People tend to remember stories far better than facts. You can, of course, incorporate facts into your story. But that’s the point. You need to weave them into a narrative to make them more memorable.
That’s because we’re used to connecting through storytelling. When we get together with friends, we essentially tell each other stories about our lives. We also use storytelling to teach our kids about the world. Stories inspire, entertain, inform and educate. All-in-one.
The most engaging content feels like a story that keeps us guessing. It can be about a company’s history, a new product or a new service. As long as people can relate to your story, they’re more likely to care and keep reading.
People don’t approach online content with the same expectations they have from a novel. When they’re online, they’re usually looking for specific information, so they want to be able to scan your content easily.
This is why we use headers, sub-headers and bold text. It gives the content some structure. Nothing makes online readers leave your page faster than seeing a wall of text. They want the information promised in the title, and they want it fast. If they can’t scan through your content and find the answer, a simple Google search will give them more than enough alternatives. Once they find the answer, then they might take the time to read the explanations.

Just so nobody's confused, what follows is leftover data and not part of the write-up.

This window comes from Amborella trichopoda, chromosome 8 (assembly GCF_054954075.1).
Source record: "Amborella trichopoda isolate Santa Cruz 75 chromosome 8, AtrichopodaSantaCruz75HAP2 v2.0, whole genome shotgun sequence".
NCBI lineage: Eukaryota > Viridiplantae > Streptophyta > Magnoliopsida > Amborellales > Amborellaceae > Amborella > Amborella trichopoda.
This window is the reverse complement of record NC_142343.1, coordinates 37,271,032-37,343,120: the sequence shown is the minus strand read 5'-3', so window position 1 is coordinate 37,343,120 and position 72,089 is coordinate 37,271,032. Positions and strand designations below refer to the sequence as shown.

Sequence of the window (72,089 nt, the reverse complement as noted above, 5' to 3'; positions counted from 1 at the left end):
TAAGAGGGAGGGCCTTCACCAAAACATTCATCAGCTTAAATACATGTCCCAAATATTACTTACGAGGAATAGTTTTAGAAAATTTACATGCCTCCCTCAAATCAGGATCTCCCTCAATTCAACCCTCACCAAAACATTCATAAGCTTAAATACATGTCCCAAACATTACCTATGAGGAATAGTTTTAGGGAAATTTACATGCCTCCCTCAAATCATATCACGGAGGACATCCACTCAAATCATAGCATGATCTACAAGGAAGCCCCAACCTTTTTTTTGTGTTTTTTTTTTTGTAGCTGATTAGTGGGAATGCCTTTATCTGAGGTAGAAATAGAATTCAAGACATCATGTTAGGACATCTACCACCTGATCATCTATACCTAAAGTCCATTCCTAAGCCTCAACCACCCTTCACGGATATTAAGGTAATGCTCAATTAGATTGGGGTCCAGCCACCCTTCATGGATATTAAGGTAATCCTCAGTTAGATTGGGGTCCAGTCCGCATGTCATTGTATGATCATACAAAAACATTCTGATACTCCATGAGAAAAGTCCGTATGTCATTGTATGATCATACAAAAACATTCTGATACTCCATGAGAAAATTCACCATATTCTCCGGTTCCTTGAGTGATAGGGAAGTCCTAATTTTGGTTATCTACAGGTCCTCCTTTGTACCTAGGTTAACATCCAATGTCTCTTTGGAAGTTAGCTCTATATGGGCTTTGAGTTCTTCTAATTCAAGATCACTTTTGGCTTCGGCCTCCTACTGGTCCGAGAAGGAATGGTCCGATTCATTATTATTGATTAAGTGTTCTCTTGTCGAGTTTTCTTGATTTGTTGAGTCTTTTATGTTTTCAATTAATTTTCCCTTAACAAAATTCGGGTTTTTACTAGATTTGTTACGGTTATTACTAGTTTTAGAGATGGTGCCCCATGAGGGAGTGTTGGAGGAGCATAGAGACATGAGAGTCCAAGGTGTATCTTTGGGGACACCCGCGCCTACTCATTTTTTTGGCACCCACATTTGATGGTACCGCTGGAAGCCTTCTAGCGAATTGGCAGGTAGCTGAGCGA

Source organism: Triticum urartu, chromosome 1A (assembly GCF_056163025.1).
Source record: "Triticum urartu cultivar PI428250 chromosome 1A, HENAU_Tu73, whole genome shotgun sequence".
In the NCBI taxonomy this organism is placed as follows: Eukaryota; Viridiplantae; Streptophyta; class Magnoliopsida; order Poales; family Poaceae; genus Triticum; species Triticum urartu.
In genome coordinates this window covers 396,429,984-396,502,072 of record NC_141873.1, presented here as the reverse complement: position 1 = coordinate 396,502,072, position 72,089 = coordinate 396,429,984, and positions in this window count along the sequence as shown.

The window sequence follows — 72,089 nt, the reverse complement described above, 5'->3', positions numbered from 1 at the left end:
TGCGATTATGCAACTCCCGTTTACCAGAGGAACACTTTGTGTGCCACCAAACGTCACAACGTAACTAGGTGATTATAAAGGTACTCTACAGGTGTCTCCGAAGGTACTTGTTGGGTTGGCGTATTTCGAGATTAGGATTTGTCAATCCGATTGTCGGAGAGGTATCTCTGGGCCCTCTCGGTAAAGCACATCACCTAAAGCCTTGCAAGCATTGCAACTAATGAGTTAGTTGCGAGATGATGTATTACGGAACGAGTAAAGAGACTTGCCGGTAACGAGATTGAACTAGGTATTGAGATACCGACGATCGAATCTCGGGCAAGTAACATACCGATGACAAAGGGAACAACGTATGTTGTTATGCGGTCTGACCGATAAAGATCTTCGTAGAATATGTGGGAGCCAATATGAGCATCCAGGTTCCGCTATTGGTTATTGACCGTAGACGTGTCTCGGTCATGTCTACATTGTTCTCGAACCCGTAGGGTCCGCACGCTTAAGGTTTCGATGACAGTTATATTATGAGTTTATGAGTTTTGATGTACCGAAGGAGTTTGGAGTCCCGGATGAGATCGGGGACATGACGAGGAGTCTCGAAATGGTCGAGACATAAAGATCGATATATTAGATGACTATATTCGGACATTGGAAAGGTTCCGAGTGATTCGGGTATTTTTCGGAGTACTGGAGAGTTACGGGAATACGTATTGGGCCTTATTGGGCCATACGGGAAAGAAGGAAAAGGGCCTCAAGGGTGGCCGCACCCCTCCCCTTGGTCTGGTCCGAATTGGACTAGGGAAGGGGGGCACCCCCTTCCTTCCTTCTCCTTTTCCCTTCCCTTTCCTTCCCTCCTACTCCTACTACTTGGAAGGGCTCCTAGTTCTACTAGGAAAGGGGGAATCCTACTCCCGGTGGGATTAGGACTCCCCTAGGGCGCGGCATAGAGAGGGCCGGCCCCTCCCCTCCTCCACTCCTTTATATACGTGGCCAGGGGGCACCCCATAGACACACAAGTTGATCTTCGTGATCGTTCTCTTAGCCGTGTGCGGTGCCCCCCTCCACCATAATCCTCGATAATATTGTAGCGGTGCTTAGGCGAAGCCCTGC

You’ll also want to keep your sentences short and easy to follow. Lengthy sentences and fancy words might have gotten you good grades in college, but this particular audience will not be impressed. You still want to make sure there are no spelling mistakes, and your sentences have style and flow but don’t try to write like Shakespeare. In fact, it’s better to simplify things as close to 5th grade level as possible.
Involve the Reader
When telling your stories in short, well-formatted paragraphs, be sure to always address the readers using words like “you” and “your.” You may have noticed that it helped keep you engaged while you were reading through this article. Since you’re addressing the reader directly, it feels more like a conversation, so they’re pulled into your narrative.
A detached perspective can come across as cold and distance. We’re striving for engagement here! You want to make the reader feel like you understand their problems, and you can help them.
You can also include a question that will make the reader think. Things like “Have you ever wondered why…” Of course, you’ll have to answer your own questions because the reader can’t reply, but it doesn’t matter. It still increases engagement because, in a regular conversation, they would also hear questions, not just a monologue.
Analogies are another great way to keep your readers engaged and make it easier for them to understand your point of view. If those analogies include pop-culture reference, it’s even better because it feels more relatable and the readers will respond on a more emotional level. Just make sure that you use references your target audience is familiar with. If they’re too obscure, they’ll scratch their heads and click away.